Restaurant reviews for Poitou-Charentes

Egon Ronay, Michelin, AA, watch out! By the year 2050 this could become the biggest most prestigious restaurant guide around. Giving it plenty of time to get established you see.

What are the criteria for a good restaurant? Would you go back? Was it value for money? Position, ambience, convenience are all important. Quality of food probably has something to contribute.

These are the venues we have reviewed. Just click on the name to read what we  thought of them.

Angouleme; La Cantine

Aubeterre-sur-Drome; Taverne Pierre Very. 

Rochefoucauld; Le Cafe du Commerce.

St. Jean d’Angelys:  Le Scorlion (*****)

Chauvigny; Les Choucas.

Chabanais; Hotel De La Barriere.

Charroux; Le Charlemagne (****)

Coulon; Quai Sud.

Brossac; Le St. Bernard Pizzeria and Restaurant.

Saint-Benoit; La Belle Aurore

Poitiers; Bistrot du Boucher (****)

Parthenay; Le Drapeau Bar-Brasserie

Civray, Vienne; Hotel du Commerce

Angouleme; L’Artiste Restaurant.

Fouras, Ti Sable

Saintes; Clos des Cours

Oiron; Le Relais du Chateau (****)

La Rochelle; Le P’tit Amiral 

Lussac les Chateaux; Les Orangeries 

St-Martin de Re; Bistrot du Marin

St-Martin de Re; Le Skipper

St Palais sur Mer; Les Quimperoises

St Romain; Restaurant le Bouton D’Or (****)

St-Trojan, Ile d’Oleron; Restaurant du Pecheur

Ruffec; Re Bistro Central

Ruffec; Aux Choeurs de Bacchus (****)

Niort; Le Bistroquet

 

To see other photos I have taken click Alamy Photos

Finally I am going to take a trip down memory lane, and visit in my mind four establishments that have either gone or changed hands so that they no longer exist in the form they do in my mind. Some of you may remember the places I am going to mention and if you do please contact me and give me your memories of them.

1. Hotel de Europe1Hotel d’Europe, Civray; 1980’s. Very busy, especially on market day. Menu changed all the time. You could often tell what was coming up by looking out the back. A cockerel in a box indicated Coq au vin might be on the menu. Terrine arrived in a big bowl and you had as much as you wanted, wine was by the carafe and was constantly topped up as was bread. Madame was very friendly, Monsieur did the cooking and listened to football. Cheap, excellent food, great atmosphere. Shame it is no more.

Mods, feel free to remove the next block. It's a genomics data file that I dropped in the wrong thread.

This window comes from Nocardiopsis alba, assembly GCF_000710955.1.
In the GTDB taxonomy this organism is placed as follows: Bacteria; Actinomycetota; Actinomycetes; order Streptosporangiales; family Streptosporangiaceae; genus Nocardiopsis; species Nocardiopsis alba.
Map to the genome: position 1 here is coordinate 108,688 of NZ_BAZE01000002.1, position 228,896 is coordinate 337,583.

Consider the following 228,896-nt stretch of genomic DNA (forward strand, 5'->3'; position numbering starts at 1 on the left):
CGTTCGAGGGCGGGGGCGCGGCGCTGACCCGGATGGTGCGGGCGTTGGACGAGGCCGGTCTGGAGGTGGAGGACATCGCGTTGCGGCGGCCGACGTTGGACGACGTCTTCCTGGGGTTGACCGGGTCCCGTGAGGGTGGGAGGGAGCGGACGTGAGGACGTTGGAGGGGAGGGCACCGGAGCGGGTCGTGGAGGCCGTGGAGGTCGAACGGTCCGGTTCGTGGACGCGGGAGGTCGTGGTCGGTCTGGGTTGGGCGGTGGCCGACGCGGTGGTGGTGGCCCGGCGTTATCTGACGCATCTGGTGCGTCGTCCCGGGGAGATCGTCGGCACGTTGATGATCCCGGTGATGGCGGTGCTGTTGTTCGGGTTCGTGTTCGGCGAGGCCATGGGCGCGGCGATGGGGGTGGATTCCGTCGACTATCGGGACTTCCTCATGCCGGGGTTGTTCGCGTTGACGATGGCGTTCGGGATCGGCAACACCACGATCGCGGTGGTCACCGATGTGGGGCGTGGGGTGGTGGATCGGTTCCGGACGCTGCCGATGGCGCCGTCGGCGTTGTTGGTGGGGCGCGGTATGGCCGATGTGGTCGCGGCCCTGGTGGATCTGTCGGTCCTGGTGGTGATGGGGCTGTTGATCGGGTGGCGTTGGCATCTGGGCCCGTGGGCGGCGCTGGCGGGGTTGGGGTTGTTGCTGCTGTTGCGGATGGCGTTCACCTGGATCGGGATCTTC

2. Bois Vert, Fouras; around 2000 This establishment still exists but was more of an upmarket Chambre de hote when we visited Fouras last year. My memories are of when the waiters dyed their hair bright green and they played blues/jazz/west coast American/underground music. The menu was OK. They did good mixed salads, grilled fish, andouillete, etc but nothing too ambitious. The view over the beach was stunning but best of all was the ambience.

3. Pizza restaurant, Aldo’s, Surin 1990-2008 ish  Only open 4 nights a week, very busy. They did a huge range of Italian influenced food but the star of the show was Aldo’s pizzas. I have to say they were the best I have ever tasted. Thin, slightly burnt underneath and on the edges, with great toppings. The terrace was most popular in summer and the hosts were so welcoming. Aldo still does pizzas and you can buy them from vending machines located in the car park of Intermarche in Civray and at sites in Ruffec and Gencay….I have not tried one from a machine and don’t think I ever will.

4.Bistro Notre-Dame, Poitiers.  New owners 2011. This was a favourite when we visited Poitiers. In a way it was an up market version of the Hotel de Europe. The owner was always very friendly, the pates, terrines, mousses au chocolat etc were normally brought to the table in a large dish and you took as much as you required/could eat. You could eat outside if the weather permitted. It was lively with University buildings right next door and the Notre Dame market just opposite.

 

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